- Cricket South Africa has committed to "getting to the bottom" of Enoch Nkwe's sudden resignation as Proteas assistant coach.
- Nkwe voiced concerns with the current culture and working environment within the Proteas set-up.
- The Proteas left for Sri Lanka, without Nkwe, on Wednesday.
Acting Cricket South Africa (CSA) CEO Pholetsi Moseki says the board is concerned about the issues former Proteas assistant coach Enoch Nkwe raised in his resignation.
Nkwe relinquished his post just months before the crucial T20 World Cup in Oman and Abu Dhabi and just hours before the Proteas left for their Sri Lankan tour.
The former Gauteng batsman's resignation also came in a week where Proteas head coach Mark Boucher came under further scrutiny for his role in alleged racial discrimination during his playing days, for which the ex-wicketkeeper apologised.
Highly-regarded Nkwe raised concerns about the functioning and culture of the Proteas environment.
CSA, which is running a restorative, yet thawing process through the Social Justice and Nation-building (SJN) project, is now frantically investigating Nkwe's concerns after failing to persuade him to stay in its system.
While there was sensitivity around the matter, Moseki assured that there would be openness in the investigation of Nkwe's serious claims.
"It's a massive task, and it's quite a sensitive subject. In his resignation, Enoch did state a number of issues regarding the functioning and culture within the team environment," Moseki told Sport24.
"The board was obviously concerned about what he did say, but there has not been an opportunity to get to the bottom of them.
"In our media statement, we said the board plans to investigate those issues Enoch raised. What needs to be [determined] is whether that will be done internally by someone at CSA or externally so that the process can be as independent as possible.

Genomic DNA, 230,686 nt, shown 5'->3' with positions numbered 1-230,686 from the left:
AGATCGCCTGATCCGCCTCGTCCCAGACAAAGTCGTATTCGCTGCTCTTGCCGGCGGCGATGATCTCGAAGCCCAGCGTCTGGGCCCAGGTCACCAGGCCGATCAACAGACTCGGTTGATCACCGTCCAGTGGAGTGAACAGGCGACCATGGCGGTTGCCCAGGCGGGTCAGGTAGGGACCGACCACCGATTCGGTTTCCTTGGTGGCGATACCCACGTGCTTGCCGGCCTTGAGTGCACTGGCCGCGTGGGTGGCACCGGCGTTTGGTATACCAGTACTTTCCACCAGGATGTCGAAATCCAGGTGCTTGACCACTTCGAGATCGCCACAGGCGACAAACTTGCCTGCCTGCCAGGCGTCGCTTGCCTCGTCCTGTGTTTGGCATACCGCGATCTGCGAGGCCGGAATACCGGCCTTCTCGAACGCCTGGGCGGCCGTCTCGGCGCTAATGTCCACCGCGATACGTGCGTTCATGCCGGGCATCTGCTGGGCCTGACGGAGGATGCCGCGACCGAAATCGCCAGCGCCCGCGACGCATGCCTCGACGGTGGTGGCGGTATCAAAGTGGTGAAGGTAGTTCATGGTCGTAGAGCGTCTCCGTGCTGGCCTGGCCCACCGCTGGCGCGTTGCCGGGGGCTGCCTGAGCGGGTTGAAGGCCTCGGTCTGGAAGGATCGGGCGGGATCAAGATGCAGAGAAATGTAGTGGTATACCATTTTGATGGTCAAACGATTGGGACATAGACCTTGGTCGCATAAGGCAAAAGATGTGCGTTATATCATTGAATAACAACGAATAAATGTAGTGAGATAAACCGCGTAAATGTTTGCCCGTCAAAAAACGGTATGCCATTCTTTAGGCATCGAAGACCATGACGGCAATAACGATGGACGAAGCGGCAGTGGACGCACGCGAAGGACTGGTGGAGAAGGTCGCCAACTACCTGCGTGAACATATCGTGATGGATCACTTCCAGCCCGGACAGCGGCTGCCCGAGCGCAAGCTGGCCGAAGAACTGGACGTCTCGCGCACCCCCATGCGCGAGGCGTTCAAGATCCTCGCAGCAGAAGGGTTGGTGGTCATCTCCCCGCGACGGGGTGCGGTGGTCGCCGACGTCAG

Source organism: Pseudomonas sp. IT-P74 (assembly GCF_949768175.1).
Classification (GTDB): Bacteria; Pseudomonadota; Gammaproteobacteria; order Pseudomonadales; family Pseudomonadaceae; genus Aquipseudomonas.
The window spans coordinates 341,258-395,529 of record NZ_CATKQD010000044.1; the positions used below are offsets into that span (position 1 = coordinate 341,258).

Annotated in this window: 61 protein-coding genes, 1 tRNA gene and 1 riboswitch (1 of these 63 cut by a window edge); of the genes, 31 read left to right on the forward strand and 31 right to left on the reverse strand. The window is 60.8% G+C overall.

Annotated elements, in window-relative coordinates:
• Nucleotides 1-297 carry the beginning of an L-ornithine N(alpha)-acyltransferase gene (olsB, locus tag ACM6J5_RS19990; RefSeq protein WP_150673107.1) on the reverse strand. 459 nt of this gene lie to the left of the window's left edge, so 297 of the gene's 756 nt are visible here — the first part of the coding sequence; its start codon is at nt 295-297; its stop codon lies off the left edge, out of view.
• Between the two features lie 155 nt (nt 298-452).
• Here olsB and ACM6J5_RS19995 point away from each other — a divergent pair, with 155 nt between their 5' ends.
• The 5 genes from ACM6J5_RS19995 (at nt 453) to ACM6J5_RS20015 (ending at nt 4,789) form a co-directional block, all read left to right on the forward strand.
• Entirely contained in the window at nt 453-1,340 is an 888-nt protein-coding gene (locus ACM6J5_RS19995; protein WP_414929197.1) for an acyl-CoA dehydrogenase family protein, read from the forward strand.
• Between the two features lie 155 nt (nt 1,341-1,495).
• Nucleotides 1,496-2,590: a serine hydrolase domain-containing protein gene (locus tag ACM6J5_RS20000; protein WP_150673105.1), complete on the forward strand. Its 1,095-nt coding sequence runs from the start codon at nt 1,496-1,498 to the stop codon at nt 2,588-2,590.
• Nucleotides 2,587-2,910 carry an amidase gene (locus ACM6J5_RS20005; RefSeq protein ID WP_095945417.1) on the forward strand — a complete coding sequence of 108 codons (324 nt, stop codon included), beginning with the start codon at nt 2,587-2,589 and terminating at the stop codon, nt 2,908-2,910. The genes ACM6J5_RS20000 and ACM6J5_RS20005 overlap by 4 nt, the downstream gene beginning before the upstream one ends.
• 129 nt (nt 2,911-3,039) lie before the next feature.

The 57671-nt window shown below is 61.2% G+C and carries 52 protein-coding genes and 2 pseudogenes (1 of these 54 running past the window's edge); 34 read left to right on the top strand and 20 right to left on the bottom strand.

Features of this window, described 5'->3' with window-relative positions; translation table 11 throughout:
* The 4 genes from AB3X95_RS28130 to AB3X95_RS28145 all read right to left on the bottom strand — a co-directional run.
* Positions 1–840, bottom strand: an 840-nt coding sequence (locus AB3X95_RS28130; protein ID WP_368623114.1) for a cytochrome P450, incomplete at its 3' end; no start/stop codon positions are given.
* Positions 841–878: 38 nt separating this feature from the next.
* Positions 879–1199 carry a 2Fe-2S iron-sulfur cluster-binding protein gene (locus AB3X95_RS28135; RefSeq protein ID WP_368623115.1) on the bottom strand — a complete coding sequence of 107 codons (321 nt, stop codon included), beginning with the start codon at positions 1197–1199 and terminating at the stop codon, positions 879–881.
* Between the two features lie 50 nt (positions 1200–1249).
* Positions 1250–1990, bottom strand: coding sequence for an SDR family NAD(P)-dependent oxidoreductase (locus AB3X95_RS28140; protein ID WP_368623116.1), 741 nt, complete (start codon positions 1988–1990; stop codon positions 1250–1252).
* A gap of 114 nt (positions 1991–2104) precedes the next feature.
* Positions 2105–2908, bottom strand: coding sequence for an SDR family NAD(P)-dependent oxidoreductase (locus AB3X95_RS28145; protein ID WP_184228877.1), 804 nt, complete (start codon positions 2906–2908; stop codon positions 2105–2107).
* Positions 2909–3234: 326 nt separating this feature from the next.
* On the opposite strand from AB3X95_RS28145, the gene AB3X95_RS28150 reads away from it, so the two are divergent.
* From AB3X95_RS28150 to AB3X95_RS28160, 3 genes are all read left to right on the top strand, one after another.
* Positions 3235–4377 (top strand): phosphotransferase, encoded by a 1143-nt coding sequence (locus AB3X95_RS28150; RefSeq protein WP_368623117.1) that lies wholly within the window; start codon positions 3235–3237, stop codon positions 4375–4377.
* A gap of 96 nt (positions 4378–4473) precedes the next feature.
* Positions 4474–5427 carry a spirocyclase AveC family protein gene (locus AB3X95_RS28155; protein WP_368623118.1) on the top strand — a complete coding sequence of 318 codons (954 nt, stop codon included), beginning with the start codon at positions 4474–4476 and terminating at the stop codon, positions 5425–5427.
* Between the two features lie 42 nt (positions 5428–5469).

"The board will decide that soon, and the investigation will start, whether to prove or disprove what Enoch said, but it remains a sensitive matter.
"We do promise that we will hopefully be able to share the details of what comes out. The board takes this seriously, as do I.
"As part of that investigation, we will engage with everyone involved in that environment, including the team itself and the management team, to understand what's going on."
Moseki said CSA would endeavour to quickly fill Nkwe's vacancy before South Africa begin their campaign against Australia on 23 October.
"I'm meeting with the team management and the director of cricket, and we'll come up with a plan over the next few days of how to fill this massive and important vacancy," he said.
"It's quite key. The [T20] World Cup is less than two months away, so we have to deal with it with the necessary urgency.
"We hope to announce something long before the World Cup starts. By the time we announce the World Cup team, which should be within the next two or three weeks, we'll also announce the management team as well."
Meanwhile, CSA board chairperson Lawson Naidoo said they tasked their human resources sub-committee to investigate the Nkwe matter.
"We will put together a process to investigate some of the concerns that he has raised with us. Once we know what that process looks like, we will comment," Naidoo said.
"At the moment, we are applying our minds to how we are going to deal with that.
"The board has mandated the human resources sub-committee to put together some proposals with regards to a process, and we will receive that report from them within the next couple of weeks."